Regardless, fans were cheering 20 minutes before official play started. Forget the beauty of the sport and the thrill of competition: winning for those 20 minutes seemed to be about who was having the most fun.

Two: Game 13
Chastity Melvin started us out at the tipoff but the Mystics came out impassioned. So despite an emerging Dominique "The Beast" Canty/Armintie "The Athlete" Price superhero teamup, a shining steal by Melvin, and an egregious personal foul by Stacey "Moral Center" Dales that sent fourth-year Mystics vet Nakia Sanford crashing face-first to the floor, the Sky never pulled far out of a 10 point gap. A final score of 86 to 99 — the gap was made worse in the final moments of the game when the only strategy the Sky could come up with was "give the ball to The Gum Chewer." Well guess what? The other team was onto it — and the crowd wasn't having much fun anymore.

Three: It's a Beautiful Thing, to Watch Girls Get Angry
The June 19 home game was slightly less deflating against the at-the-time 7-and-3 Sacramento Monarchs, who held the best record in the Western Conference and boasted two former locals: Chicago's Yolanda Griffith and former Sky player Chelsea Newton. Griffith immediately got the ire of our team up with a bone-crushing foul that left Price smooshed on the floor — bitch — although the freethrow The Athlete took for it brought the Sky back into the lead. Several brilliant shots by Dupree snuck through the back door of the Monarch's defense, but their defense is not what they're known for; they're an offensive team, and a patient one. Still, the Sky's been learning from each and every mistake this year, and even if they take a severe beating, there's a great sense they are just noting the opponent's weak spots for later. Point distances were rarely more than a few, and turnovers remained pretty equal for both teams. The Sky was falling down on the charity line, earning their dead-last division stat in free throw percentages, but the final score — 54 to 52 — was well-earned, and kept us at a .500 average win ratio. I was watching from the comfort of my own home, due to Sky in Five Point #4, and was delighted to hear last year's Sky member Nikki McCray — now providing "color" for WTTW's broadcasts — announce that "If the season ended right now, the Sky would be in the playoffs."

Four: There's Still Hope for Indie Culture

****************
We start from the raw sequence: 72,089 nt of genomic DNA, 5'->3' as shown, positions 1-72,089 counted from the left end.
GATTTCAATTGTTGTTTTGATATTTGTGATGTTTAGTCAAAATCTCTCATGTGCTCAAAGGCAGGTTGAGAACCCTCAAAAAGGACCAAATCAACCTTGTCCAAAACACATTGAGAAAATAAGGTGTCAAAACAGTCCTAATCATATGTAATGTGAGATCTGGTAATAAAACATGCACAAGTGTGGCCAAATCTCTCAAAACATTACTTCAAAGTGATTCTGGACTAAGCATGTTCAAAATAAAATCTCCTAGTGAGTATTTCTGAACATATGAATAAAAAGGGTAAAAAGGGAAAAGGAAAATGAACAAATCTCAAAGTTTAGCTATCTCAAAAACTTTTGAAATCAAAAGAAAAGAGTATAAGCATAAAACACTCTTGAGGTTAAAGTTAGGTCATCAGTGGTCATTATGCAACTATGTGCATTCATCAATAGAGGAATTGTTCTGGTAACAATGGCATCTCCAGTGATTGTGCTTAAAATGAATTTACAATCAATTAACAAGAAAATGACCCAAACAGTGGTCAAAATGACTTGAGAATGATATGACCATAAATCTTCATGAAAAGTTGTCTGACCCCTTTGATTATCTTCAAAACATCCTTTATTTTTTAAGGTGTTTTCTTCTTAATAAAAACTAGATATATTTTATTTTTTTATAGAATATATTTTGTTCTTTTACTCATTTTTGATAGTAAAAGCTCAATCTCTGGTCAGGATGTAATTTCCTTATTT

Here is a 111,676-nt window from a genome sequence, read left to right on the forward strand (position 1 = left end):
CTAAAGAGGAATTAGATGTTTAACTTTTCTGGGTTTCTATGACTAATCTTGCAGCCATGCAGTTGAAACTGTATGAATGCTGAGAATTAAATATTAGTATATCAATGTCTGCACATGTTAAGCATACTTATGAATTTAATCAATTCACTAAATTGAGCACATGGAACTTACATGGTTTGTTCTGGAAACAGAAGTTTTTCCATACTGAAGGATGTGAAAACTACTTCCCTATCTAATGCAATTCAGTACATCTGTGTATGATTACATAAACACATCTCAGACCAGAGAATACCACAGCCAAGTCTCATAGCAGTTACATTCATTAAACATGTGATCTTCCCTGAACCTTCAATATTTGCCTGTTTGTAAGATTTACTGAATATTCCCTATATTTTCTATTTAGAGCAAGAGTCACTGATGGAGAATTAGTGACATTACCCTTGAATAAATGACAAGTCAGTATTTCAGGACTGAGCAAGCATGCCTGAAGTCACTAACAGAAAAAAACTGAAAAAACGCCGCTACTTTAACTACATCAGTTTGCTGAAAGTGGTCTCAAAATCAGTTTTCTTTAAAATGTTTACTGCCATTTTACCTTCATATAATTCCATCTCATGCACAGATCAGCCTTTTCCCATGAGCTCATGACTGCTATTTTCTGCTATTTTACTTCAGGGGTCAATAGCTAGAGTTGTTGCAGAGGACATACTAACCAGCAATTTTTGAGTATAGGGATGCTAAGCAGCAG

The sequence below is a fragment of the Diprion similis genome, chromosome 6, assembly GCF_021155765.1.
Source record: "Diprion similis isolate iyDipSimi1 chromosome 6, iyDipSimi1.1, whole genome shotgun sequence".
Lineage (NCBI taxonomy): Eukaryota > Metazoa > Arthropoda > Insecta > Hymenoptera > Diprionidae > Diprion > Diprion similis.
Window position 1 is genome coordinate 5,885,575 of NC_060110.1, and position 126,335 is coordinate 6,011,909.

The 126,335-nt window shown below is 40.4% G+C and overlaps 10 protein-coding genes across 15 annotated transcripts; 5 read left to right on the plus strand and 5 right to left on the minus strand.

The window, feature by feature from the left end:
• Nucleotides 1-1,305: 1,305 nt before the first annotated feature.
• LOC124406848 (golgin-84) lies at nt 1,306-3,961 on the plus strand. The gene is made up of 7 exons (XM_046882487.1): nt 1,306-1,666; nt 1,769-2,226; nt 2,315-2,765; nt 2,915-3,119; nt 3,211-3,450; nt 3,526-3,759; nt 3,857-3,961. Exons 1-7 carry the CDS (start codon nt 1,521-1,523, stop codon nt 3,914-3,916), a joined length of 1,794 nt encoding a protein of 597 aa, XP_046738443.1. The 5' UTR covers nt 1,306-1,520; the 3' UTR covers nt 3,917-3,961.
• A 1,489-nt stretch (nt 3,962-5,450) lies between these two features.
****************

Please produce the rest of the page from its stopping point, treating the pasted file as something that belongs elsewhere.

My reader (my former business partner Dan Sinker) may have heard already that independent culture was dealt a blow this week when our magazine Punk Planet, the paper of record for independent art, music, politics and culture, closed up shop. Still, the Chicago Sky remains one of six independently owned teams in the WNBA. The rest of the world may be linked to giant megacorporate multinationals, but the Chicago Sky remain independent, and totally capable of kicking your ass. Don't you forget it.

Five: All-Stars
June 23rd was also the last night of voting for the All-Star Game on July 15th, and the Sky had five players in the running: Candice "The Gum Chewer" Dupree, Chastity "Look Under the Washington Mystics" Melvin, Stacy "Moral Center" Dales, Katye "Sunshine"* Christensen and Dominique "The Beast" Canty. Look for them when they announce the All-Stars!

*Please note that I did not make up this nickname. It was provided in the press materials given all us professional sports writers, and while I'd far prefer something like "Pulverizin'!" or "GRAAAAR," this one does seem to suit her strangely upbeat and friendly basketballing style.

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rofimike / June 26, 2007 10:36 AM

Why are we trading for prospects when we don't trust out scouting system?

It's not like you're planting seeds and if you wait long enough you're guaranteed tomatoes.

Steve / June 26, 2007 11:01 AM

Mike, the Sox don't (and shouldn't) trust their scouts as far as the draft is concerned. But prospects and draftees are two very different things -- the type of prospects the Sox would be dealing for actually have a minor league track record/developmental time put in (AA and AAA players), as well as tons of information and projections available on them from independent sources.

And -- teams that are in the playoff chase rarely trade away major league talent.


About the Author(s)

Steve Gozdecki has been a White Sox fan his entire life, with the exception of an ill-advised flirtation with the 1984 Cubs in the days when his town wasn't wired for cable. Because he swears by the work of the "baseball outsiders," who believe that statistical analysis trumps old truisms like subjective evaluation and team chemistry, he found himself pleasantly surprised when the Sox won it all last year. Each week through the season, Steve will bring you five crucial talking points you can use the next time someone says, "Hey, how 'bout them Sox?" Send comments to

Steve Gillies has been a Fire fan since he stood in a torrential downpour while the Fire beat New England 6-0 and he realized watching American soccer games in person was a lot better than watching European football matches on television. Each week he'll give you five things to talk about if you happen to get cornered by one of those soccer people at a party. Send comments to

Anne Elizabeth Moore didn't go to professional blogging school or anything like some of these sports writers today, but she's been nominated for more comics awards. That's gotta mean something.